Wednesday, July 16, 2014

Film Review: Erased (aka The Expatriate) (2012)

Erased (aka The Expatriate) (Review)
United States/2012
Format Viewed For Review: Netflix Instant
Netflix Streaming: Yes
Amazon Prime: No

"...contrived to the point of being unintentionally humorous."

Former CIA agent turned technology expert Ben Logan (Aaron Eckhart) and his estranged teenage daughter Amy (Liana Liberato) are on the run after Ben is erased from the system.

Erased follows Ben and Amy as they try to find out why Ben's information was erased and why they're being targeted by expertly-trained hitmen. So, Ben fights, shoots, and runs through his pursuers, all while the pair investigates this conspiracy. That's really about it, though, as not much happens. The conspiracy details are interesting, but not fully utilized. It also sort of just ends -- it's not a terrible ending per se, but it is abrupt and underwhelming.

The biggest flaw in Erased is its lazy and contrived writing. The only way the film moves forward is by Amy's irrational actions -- whether it's screaming up a storm for a miniscule reason or ignorantly disobeying orders. There was one scene with Amy towards the end where I actually laughed. The plot contrivance is so ridiculous, I laughed. And, the story is completely reliant on Amy's stupid actions, it makes for many roll-your-eyes moments. A side note for Amy: she's also ridiculously annoying, complaining during every other scene for any reason.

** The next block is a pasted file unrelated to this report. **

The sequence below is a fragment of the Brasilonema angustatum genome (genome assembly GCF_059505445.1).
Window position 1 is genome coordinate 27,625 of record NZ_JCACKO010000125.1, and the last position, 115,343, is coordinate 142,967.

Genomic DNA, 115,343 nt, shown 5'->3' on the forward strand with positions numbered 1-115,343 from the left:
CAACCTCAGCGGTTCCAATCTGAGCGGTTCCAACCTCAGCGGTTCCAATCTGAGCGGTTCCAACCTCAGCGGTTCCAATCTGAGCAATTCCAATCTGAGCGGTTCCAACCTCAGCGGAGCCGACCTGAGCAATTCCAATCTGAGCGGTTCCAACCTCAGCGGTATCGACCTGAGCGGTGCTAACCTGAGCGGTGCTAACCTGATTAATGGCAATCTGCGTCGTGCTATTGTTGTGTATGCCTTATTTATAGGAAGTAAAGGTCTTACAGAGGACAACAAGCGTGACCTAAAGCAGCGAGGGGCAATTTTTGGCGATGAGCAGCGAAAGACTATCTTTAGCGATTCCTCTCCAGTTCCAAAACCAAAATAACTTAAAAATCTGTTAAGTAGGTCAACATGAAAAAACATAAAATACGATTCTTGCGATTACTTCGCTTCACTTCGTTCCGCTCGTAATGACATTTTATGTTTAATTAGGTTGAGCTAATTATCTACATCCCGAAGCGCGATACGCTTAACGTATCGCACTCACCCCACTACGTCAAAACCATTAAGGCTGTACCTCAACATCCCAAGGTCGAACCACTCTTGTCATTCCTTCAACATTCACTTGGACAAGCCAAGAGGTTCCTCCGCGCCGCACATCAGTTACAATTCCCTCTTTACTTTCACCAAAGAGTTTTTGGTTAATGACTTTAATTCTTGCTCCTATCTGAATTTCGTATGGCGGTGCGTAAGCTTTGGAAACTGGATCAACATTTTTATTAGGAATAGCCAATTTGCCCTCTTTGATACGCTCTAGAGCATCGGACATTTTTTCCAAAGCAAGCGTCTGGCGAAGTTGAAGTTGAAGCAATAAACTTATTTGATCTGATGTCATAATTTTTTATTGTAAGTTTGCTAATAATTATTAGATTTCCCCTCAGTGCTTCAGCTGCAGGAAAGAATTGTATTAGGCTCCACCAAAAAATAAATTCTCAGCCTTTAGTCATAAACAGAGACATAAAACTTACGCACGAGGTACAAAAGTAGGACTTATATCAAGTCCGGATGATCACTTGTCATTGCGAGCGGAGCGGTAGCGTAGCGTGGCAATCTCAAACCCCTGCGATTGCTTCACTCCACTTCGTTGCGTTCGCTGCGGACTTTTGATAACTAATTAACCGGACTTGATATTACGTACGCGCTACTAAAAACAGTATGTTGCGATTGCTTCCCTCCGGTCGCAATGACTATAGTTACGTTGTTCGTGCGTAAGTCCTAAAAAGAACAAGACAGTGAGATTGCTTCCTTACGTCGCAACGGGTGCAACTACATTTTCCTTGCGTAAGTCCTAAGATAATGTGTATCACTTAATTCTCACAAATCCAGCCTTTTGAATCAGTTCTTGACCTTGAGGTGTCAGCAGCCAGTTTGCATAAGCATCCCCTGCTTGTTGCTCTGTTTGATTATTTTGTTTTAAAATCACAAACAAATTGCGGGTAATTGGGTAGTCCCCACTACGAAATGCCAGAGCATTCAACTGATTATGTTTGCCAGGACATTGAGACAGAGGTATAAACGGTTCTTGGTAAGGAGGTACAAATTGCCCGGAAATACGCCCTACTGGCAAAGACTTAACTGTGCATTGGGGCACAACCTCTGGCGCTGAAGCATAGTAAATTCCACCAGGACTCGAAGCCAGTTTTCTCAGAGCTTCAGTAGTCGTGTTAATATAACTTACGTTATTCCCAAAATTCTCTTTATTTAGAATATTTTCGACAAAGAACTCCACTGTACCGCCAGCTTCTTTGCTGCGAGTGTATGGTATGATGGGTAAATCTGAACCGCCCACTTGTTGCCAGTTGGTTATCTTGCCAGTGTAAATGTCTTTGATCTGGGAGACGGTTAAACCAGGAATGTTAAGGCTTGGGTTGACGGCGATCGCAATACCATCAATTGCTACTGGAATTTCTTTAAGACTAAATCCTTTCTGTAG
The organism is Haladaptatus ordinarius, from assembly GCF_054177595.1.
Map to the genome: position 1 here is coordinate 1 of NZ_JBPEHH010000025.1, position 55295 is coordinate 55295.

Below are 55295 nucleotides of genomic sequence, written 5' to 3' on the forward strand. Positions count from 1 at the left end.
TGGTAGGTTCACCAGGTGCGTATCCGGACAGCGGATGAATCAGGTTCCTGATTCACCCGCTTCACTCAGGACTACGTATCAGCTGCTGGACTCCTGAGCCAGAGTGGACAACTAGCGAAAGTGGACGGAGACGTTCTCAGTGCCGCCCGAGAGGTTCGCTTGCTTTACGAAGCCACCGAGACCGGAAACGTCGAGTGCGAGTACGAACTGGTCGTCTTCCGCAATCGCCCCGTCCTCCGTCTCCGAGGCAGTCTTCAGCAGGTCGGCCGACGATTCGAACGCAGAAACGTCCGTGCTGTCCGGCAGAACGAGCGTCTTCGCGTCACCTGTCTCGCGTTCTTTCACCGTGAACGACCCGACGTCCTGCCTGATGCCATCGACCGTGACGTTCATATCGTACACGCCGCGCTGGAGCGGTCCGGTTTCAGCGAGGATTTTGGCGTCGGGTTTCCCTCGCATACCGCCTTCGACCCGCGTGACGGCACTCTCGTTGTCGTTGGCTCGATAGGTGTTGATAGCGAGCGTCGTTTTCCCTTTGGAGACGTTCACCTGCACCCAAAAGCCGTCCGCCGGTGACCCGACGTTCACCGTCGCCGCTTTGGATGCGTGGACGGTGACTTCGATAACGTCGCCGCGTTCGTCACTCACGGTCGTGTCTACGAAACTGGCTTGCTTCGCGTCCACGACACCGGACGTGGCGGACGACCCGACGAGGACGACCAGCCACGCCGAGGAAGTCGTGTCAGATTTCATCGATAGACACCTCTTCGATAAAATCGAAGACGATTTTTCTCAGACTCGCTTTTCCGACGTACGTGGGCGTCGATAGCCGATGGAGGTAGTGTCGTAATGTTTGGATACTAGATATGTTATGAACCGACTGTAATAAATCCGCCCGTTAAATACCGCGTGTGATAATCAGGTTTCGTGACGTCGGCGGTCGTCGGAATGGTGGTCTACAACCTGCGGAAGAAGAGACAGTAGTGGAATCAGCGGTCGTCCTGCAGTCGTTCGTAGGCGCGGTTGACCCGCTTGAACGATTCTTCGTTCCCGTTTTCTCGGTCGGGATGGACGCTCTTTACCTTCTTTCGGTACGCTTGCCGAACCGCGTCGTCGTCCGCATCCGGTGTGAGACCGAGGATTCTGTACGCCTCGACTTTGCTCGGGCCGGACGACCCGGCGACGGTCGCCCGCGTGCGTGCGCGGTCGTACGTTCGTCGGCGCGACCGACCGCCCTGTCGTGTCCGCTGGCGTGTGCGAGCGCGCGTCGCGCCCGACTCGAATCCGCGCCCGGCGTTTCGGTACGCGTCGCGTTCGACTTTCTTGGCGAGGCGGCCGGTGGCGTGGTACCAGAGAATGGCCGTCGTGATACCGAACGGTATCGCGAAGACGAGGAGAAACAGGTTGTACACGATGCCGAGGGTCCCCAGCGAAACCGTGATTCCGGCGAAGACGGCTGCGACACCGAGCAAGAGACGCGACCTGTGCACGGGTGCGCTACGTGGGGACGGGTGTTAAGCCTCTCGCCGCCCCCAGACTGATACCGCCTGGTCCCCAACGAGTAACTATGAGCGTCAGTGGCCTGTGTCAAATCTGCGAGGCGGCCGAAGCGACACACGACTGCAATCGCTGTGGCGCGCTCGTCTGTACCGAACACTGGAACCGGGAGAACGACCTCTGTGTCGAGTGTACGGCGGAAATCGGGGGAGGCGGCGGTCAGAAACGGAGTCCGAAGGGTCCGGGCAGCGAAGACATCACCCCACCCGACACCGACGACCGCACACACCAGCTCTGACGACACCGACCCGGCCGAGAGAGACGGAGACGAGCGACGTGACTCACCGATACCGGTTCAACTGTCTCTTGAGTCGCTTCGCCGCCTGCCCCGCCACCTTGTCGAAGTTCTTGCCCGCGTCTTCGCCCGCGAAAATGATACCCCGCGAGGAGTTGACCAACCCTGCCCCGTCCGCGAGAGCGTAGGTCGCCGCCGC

With that out of the way, Erased does offer a decent conspiracy plot. Well, it feels more like a subplot since the film mostly focuses on Amy's stupidity, but I digress. It's not a phenomenal or mind-blowing conspiracy, but it was interesting enough to keep me hooked. The film doesn't skimp on the action, either. Some great close-quarter-combat, great shootouts, and thrilling chases. They do get a bit repetitive, but they're fun and redeeming for the film.

Aaron Eckhart is great -- I think he fits the super-soldier role well. Liana Liberato overacts this role; considering her decent performance in Haunt, Liberato disappoints with this over-the-top, melodramatic acting. The film looks great. The music is mostly forgettable; some of it did stick out, though, feeling out of place. Director Philipp Stölzl captures the action well, but writer Arash Amel's screenplay is too contrived -- its riddled with way too many plot contrivances.

Overall, Erased, also known as The Expatriate, is a decent film. I liked the conspiracy elements of the film, but felt the story was heavily flawed. It's contrived to the point of being unintentionally humorous. However, action fans may find the action redeemable enough for at least a rental.

Score: 5/10
Parental Guide: Violence and blood.

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